March 18, 2015

To Be or Not to Be...A Transfer Student?

Deciding whether or not to transfer schools was a very difficult decision to make and something that took a lot of my time, energy, and thought (even before the many applications and forms). I found that very few resources were available to me while I was attempting to make that decision, so I thought that I would share some advice/tips I have for what to consider when considering a transfer. Update: I miss New York so much, and the aftermath of transferring proved to be quite difficult. I know that transferring was a part of God's plan for me because I was meant to spend time with a loved one who suddenly got very ill, and I discovered my career path at my current school. More on that here. 


+ Define your reasons for wanting to transfer.
First and foremost, you need to pinpoint exactly what your reasons are for transferring. Not liking your roommate or feeling overwhelmed (or underwhelmed) academically are not really sufficient reasons for transferring. Chances are very likely that you won't be stuck living with the same person for four years or stuck in an academic rut for eight semesters, but you shouldn't have to change who you are to fit in somewhere or stay somewhere where you aren't happy. 

+ Know what your other options will be. 
Do your research! This is absolutely critical. Why did you choose your university in the first place? What were you most excited about? Was it one of your top choices, or was it one of your back-up schools? Make sure that whatever school(s) you are considering transferring to offer your major/program and will accept the credits you have already earned. Look up university statistics like the freshmen retention rate, the graduation rate, and hiring percentages post-grad, particularly in your area(s) of interest. It won't look good if you transfer from two schools (and you don't want to complete a bunch of paperwork and pay an application fee for no reason), so you want to make absolutely certain you are getting what you want in this second school. Visit the campus, talk to admissions officers— treat the process the same way you treated applying to college as a high school senior.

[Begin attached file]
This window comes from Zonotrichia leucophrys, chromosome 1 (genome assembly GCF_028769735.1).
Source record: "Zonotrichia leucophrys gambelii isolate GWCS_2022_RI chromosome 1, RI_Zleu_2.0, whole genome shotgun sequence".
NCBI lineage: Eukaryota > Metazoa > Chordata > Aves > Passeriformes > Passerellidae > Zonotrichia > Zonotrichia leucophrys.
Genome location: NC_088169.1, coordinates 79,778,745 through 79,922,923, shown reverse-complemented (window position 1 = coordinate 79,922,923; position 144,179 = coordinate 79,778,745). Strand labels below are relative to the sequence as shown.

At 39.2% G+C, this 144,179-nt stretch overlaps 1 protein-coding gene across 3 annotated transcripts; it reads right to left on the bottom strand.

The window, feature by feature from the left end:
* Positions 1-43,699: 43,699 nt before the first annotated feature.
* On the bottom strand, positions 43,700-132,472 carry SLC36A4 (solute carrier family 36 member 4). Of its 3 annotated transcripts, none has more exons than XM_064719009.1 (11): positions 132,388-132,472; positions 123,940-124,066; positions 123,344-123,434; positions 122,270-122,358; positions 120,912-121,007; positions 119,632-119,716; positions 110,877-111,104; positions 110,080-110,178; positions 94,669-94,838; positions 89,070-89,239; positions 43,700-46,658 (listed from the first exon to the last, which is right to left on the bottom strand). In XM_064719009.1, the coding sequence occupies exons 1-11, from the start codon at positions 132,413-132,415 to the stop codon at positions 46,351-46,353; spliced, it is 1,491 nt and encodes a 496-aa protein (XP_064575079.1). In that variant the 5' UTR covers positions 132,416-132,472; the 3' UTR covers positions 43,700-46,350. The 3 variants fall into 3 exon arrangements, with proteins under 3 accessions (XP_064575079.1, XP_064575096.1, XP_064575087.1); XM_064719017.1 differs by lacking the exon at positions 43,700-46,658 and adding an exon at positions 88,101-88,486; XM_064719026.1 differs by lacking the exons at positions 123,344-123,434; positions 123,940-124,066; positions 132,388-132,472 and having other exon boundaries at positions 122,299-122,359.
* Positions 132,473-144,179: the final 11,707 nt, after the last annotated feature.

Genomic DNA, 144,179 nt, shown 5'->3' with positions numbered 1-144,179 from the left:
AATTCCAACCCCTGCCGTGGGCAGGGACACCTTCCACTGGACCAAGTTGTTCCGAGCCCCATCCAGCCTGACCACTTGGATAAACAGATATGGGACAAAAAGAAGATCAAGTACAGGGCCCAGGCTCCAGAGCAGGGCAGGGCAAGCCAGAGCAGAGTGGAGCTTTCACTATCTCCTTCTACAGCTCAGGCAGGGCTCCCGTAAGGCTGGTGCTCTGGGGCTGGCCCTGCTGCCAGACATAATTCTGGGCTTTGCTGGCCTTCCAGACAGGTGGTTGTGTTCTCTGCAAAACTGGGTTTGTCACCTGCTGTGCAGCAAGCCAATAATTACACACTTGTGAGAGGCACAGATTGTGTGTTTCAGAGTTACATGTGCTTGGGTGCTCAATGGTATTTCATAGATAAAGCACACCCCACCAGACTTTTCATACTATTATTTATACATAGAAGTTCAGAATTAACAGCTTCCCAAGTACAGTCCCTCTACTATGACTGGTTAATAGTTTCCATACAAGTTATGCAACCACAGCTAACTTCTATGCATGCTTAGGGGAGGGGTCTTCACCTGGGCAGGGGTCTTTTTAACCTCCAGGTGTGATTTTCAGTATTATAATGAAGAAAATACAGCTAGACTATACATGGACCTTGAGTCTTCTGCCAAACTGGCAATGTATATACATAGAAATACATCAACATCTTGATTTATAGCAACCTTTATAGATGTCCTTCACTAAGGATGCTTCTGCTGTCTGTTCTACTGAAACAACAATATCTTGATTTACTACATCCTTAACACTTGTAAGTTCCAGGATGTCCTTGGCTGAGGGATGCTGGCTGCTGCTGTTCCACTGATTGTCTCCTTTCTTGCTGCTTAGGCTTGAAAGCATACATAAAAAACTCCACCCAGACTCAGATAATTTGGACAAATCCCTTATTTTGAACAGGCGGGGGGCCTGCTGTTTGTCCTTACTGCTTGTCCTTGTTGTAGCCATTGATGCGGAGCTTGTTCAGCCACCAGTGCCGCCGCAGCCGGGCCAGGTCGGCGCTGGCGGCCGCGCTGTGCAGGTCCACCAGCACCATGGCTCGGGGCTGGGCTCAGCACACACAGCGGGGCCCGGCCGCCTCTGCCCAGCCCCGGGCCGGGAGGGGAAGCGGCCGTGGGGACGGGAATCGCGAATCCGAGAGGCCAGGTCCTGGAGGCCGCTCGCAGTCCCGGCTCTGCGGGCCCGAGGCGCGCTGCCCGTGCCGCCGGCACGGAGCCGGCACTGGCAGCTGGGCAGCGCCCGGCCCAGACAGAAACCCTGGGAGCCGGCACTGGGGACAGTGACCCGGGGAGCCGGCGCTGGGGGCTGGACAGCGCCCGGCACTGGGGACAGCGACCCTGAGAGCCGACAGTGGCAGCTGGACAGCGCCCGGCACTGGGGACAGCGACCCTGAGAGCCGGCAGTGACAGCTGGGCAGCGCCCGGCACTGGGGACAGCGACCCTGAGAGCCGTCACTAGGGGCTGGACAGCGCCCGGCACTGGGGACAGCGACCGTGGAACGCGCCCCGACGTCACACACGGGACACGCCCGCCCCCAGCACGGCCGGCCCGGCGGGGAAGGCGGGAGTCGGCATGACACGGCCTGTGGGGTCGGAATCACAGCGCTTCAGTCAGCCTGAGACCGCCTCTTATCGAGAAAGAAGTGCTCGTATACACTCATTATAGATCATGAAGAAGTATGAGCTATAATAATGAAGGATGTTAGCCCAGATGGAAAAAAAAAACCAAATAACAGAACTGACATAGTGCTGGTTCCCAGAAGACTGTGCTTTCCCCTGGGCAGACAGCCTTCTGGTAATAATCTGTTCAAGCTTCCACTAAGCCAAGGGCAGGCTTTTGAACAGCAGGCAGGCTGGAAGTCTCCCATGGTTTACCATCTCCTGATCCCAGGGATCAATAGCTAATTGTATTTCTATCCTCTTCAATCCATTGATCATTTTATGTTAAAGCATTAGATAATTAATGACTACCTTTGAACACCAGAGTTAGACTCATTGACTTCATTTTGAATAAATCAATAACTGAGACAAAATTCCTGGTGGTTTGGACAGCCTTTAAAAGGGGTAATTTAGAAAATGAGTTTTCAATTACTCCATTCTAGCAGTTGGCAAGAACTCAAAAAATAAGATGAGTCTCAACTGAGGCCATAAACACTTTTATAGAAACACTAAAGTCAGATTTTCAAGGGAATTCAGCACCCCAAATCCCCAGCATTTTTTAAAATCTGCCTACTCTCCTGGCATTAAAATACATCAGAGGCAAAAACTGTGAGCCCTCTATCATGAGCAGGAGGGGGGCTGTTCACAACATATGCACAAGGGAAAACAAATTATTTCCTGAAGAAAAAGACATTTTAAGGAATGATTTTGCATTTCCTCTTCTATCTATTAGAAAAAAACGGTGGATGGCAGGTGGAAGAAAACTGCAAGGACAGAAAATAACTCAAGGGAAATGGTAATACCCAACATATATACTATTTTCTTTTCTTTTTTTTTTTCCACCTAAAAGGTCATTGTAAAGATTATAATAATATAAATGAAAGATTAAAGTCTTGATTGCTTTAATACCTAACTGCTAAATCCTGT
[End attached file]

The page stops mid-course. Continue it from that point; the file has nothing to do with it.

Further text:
+ Discuss your situation with others who know you well. 
This is most definitely a personal decision and one that you must make for yourself, but there is nothing wrong with asking a trusted friend or your parents for their opinions. Where do they see you attending school and why? Do they think that your reasons for wanting to transfer are valid? Why or why not? Hearing others' thoughts might help you see a new perspective on things.

Finally, make a list of pros and cons of your university (and perhaps others you are considering transferring to). This will help you to prioritize your reasons for wanting to transfer and help you to more clearly reflect on whether they are worthwhile.

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